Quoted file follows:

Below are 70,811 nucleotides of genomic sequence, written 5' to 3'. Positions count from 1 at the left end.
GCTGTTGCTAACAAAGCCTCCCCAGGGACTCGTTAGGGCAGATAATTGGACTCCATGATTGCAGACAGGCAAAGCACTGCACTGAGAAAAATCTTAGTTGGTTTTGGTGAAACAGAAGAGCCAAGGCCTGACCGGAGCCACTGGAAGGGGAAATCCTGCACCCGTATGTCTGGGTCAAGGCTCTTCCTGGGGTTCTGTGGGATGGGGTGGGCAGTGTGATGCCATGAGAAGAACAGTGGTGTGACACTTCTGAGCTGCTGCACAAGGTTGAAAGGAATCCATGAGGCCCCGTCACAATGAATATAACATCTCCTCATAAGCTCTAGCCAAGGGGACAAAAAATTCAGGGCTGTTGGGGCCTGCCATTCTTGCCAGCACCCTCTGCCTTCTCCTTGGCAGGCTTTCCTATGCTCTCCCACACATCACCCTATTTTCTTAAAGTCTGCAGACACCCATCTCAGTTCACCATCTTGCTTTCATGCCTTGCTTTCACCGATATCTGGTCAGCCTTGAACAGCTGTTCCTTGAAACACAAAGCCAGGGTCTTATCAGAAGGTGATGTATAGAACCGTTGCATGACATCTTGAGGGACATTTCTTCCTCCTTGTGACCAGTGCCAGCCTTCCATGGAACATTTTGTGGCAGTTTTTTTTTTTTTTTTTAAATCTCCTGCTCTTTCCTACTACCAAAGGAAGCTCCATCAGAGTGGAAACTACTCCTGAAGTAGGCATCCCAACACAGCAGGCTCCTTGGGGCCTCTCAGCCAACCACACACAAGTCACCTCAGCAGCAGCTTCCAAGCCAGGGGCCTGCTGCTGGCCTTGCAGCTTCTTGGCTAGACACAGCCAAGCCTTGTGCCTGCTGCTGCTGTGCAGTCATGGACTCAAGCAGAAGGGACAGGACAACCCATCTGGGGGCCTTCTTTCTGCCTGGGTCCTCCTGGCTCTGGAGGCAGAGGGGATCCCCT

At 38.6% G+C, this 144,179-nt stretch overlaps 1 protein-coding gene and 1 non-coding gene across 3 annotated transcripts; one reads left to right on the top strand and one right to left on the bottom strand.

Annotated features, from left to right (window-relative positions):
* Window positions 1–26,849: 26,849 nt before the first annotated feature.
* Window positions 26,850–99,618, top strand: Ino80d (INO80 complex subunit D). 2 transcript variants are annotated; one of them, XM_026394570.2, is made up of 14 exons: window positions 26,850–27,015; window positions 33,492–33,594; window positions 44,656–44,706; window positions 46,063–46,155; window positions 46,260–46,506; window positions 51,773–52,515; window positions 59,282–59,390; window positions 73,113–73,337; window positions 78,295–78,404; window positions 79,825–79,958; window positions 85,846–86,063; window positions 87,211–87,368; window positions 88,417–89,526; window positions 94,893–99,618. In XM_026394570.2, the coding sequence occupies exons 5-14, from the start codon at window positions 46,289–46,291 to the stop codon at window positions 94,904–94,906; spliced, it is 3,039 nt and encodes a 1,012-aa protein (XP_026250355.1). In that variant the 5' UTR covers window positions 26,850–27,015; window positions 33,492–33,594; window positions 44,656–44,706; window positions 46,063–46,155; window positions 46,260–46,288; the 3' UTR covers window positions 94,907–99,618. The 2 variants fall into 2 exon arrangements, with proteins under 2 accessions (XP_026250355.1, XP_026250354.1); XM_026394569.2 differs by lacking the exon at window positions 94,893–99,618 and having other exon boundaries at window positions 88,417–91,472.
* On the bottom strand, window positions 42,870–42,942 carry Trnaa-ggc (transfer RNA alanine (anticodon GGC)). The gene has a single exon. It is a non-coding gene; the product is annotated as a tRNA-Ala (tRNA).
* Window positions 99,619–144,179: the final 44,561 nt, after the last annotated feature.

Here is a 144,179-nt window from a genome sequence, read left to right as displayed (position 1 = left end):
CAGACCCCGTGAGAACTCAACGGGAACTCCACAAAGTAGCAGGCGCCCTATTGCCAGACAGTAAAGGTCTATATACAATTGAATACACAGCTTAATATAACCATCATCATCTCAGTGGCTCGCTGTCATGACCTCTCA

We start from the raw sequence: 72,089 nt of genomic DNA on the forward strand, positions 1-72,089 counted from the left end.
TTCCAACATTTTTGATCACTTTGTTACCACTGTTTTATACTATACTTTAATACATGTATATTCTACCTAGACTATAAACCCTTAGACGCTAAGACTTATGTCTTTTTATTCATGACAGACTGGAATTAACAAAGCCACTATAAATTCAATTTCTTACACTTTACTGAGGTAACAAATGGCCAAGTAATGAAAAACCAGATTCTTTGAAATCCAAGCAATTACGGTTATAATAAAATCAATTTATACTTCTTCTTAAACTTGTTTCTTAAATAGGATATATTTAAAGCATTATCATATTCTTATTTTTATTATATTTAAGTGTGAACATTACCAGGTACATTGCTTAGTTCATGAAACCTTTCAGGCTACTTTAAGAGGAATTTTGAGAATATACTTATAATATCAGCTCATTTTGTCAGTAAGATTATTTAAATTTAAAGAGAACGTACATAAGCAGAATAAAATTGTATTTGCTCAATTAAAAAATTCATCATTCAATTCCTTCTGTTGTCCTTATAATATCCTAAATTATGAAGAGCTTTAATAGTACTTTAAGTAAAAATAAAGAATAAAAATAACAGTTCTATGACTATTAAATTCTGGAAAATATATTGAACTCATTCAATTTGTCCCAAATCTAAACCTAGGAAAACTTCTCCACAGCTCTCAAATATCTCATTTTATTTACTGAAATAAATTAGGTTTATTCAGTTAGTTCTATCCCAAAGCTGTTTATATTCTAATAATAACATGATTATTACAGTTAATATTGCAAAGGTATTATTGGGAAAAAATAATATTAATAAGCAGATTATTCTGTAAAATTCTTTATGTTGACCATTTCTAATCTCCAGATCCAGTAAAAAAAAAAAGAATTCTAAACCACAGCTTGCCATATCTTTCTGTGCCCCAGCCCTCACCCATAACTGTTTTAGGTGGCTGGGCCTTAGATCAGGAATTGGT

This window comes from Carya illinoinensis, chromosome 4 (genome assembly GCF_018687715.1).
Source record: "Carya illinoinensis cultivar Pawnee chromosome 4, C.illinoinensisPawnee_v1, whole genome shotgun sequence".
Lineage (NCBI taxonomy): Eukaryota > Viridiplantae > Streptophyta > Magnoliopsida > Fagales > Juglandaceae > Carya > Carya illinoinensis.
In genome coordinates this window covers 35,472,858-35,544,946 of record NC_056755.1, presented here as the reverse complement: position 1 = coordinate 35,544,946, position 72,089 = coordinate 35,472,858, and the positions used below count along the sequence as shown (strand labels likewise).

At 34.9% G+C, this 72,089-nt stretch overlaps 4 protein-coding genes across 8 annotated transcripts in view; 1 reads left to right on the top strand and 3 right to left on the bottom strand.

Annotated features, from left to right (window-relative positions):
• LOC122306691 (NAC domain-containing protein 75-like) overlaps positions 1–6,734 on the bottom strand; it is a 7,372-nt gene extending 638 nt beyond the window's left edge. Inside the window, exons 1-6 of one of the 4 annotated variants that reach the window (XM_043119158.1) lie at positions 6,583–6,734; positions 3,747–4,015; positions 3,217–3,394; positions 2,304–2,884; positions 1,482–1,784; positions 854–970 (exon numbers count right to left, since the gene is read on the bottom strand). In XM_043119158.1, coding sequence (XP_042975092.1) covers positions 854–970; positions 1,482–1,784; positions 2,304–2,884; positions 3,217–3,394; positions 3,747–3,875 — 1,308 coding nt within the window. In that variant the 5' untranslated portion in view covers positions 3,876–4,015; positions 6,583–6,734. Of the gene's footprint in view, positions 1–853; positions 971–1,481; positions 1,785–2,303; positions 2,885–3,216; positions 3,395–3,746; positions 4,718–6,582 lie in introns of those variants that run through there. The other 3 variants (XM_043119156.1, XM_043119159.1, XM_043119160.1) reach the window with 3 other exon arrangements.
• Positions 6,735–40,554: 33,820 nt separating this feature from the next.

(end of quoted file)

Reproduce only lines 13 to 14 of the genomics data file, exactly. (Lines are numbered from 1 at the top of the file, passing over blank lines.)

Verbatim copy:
This window comes from Carya illinoinensis, chromosome 4 (genome assembly GCF_018687715.1).
Source record: "Carya illinoinensis cultivar Pawnee chromosome 4, C.illinoinensisPawnee_v1, whole genome shotgun sequence".